Why this gift is illogical

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Commentary:

(MoneyWatch) Have I got a deal for you. If you will send me $105.38, I'll send you $100. What's the catch you ask? There are a few. First, you can't use the $100 everywhere or even to pay off debt. Next, unlike your $105.38, the $100 I give you has an expiration date. Finally, you may not be able to combine the $100 I sell you with real cash. How many can I sign you up for? Remember, quantities are limited.

What I've just described is a $100 gift card currently for sale at Wal-Mart. And I don't mean to pick on Wal-Mart. They probably have the best price around if you want to buy a $100 "ubiquitous" gift card.

I don't know if it's just me but it seems a bit illogical to turn a more ubiquitous $105.38 into a slightly less ubiquitous $100. After all, by law, the $105.38 is legal tender and can't be turned down. It never expires and no one charges a fee if you use it. And while I've never conducted a survey, I'm willing to bet most people would rather receive a gift of $105.38 cash than a $100 gift card.

Illogical and thoughtless

I'm aware that gift giving isn't logical. Even I knew last week not to give my wife $100 for Valentine's Day even though she could have bought a dozen roses with it and had some funds left over. A good gift should show thoughtfulness and be something the recipient would not have otherwise bought. According to Duke Behavioral economist, Dan Ariely, "a good gift is something that someone really wants, but feels guilty buying it for themselves."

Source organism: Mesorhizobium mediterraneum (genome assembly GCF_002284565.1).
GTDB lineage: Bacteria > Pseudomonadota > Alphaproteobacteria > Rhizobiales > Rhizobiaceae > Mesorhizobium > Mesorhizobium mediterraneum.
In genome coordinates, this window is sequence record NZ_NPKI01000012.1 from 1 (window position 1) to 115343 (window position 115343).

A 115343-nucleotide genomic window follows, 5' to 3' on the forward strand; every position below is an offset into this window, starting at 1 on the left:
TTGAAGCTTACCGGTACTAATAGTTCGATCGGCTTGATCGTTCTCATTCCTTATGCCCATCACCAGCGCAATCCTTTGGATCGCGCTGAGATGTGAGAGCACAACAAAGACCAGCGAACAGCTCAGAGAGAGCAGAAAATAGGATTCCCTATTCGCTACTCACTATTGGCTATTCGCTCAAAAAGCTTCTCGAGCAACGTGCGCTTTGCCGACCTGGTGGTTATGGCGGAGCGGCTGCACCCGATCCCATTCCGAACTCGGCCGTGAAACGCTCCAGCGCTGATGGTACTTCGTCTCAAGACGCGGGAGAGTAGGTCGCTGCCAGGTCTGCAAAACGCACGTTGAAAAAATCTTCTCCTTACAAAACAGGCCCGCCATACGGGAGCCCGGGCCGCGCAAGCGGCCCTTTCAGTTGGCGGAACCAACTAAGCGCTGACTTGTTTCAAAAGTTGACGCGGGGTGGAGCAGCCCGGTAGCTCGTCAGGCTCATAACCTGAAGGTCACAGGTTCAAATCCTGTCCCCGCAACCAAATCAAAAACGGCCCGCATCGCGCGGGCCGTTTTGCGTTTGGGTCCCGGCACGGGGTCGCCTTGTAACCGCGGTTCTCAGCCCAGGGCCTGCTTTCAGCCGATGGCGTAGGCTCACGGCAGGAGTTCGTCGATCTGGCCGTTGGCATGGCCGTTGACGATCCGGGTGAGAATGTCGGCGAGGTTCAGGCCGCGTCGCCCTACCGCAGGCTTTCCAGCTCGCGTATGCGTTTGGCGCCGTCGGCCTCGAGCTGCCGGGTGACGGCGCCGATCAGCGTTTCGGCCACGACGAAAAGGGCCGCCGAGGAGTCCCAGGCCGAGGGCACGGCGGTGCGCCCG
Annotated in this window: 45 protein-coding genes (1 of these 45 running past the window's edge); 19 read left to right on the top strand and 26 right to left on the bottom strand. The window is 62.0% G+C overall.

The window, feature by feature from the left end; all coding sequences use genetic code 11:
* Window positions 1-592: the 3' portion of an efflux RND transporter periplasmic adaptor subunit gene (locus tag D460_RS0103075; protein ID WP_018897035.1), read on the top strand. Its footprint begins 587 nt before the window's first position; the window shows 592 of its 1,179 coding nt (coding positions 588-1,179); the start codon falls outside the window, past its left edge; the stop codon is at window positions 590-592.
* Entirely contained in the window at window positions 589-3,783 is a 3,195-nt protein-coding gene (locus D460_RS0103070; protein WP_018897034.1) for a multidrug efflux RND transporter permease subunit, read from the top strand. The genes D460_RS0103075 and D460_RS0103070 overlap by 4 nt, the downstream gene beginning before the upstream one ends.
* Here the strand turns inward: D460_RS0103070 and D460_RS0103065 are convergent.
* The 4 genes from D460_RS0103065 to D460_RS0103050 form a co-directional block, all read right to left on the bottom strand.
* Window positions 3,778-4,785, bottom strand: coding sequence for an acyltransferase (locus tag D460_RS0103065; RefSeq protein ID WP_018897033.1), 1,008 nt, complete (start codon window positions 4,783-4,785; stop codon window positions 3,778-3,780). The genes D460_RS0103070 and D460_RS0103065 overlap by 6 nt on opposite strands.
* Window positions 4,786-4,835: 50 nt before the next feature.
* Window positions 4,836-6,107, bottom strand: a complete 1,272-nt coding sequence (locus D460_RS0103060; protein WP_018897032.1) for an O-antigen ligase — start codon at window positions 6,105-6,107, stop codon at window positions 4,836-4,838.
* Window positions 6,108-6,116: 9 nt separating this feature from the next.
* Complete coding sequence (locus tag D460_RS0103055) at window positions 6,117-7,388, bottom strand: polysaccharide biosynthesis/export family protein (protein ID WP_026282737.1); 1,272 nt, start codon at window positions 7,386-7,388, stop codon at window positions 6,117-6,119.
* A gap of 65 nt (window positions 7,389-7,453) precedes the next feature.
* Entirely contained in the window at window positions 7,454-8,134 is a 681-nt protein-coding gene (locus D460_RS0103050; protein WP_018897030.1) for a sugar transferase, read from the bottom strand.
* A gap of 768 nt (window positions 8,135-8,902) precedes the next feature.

I'm not sure anyone would think I'm thoughtful for picking out the $100 gift card. I personally don't feel the card would be used to buy something more extravagant than if the gift had just been cash.

So why have sales of gift cards reached $100 billion? I haven't a clue. But hey, clue or no clue, I'm willing to one-up Wal-Mart. Send me $104 and I'll send you $100 in hard cold never expiring cash. That's a much better deal, I think.

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    Allan S. Roth is the founder of Wealth Logic, an hourly based financial planning and investment advisory firm that advises clients with portfolios ranging from $10,000 to over $50 million. The author of How a Second Grader Beats Wall Street, Roth teaches investments and behavioral finance at the University of Denver and is a frequent speaker. He is required by law to note that his columns are not meant as specific investment advice, since any advice of that sort would need to take into account such things as each reader's willingness and need to take risk. His columns will specifically avoid the foolishness of predicting the next hot stock or what the stock market will do next month.